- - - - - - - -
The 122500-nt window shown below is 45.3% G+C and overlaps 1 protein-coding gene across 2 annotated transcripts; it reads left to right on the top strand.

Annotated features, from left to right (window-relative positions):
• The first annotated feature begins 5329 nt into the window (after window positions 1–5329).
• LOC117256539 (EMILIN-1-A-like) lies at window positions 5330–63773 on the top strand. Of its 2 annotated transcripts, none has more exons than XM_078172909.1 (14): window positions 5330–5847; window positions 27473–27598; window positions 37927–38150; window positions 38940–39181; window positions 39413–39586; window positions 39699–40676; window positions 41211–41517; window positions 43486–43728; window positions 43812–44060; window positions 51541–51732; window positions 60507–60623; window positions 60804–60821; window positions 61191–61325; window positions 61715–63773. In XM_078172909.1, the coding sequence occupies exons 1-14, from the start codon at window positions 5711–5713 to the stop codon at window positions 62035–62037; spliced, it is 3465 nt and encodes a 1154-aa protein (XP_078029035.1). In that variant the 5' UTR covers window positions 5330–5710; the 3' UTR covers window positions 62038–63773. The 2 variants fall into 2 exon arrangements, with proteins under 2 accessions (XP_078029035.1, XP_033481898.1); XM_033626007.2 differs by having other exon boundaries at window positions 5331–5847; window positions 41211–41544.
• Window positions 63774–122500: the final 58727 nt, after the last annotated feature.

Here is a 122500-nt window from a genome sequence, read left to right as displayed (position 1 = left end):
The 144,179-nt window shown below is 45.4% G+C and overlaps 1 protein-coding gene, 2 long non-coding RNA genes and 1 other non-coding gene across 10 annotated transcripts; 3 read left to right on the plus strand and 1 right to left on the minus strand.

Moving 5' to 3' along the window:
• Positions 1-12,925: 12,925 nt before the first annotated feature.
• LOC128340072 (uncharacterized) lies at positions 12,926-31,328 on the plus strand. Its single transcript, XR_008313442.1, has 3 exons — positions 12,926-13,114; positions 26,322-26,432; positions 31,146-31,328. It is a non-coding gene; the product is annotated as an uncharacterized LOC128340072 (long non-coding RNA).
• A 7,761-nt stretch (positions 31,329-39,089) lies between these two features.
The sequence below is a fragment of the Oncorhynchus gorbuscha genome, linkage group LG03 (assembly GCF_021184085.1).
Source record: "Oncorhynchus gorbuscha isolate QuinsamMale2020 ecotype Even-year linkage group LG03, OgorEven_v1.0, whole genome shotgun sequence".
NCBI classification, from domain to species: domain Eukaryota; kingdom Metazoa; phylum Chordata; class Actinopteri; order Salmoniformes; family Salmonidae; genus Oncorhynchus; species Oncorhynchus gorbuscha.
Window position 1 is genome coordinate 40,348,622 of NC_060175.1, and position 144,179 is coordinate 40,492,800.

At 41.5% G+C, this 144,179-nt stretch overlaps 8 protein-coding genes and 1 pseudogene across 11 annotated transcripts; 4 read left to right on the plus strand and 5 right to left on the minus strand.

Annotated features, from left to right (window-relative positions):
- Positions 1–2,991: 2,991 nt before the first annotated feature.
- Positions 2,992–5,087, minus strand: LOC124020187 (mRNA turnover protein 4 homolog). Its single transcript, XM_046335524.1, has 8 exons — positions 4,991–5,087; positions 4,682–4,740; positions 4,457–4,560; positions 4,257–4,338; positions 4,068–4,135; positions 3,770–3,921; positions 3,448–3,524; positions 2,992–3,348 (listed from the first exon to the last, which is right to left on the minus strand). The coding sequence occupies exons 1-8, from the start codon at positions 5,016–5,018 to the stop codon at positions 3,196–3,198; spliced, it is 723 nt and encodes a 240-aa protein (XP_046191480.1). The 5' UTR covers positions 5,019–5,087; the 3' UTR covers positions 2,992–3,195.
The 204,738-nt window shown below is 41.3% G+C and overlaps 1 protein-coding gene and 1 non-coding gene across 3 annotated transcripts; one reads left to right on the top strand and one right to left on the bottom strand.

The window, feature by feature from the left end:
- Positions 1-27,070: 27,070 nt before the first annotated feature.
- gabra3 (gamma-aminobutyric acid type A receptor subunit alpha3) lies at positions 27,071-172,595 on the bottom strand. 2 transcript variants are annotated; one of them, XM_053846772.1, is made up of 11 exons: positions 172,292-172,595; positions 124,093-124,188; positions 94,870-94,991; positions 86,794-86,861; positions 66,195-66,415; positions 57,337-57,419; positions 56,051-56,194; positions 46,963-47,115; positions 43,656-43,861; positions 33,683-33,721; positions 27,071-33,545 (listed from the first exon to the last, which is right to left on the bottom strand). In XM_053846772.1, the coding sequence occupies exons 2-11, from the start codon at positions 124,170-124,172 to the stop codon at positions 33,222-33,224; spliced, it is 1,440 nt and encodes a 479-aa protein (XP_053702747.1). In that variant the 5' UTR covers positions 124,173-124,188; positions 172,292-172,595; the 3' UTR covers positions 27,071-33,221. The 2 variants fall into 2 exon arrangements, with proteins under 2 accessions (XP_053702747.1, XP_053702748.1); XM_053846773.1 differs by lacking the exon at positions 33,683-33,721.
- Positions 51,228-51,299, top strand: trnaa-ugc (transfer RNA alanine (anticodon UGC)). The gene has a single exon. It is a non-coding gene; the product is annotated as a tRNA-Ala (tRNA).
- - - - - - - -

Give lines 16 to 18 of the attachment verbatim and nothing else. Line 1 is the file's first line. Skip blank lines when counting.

At 41.5% G+C, this 144,179-nt stretch overlaps 8 protein-coding genes and 1 pseudogene across 11 annotated transcripts; 4 read left to right on the plus strand and 5 right to left on the minus strand.

Annotated features, from left to right (window-relative positions):
- Positions 1–2,991: 2,991 nt before the first annotated feature.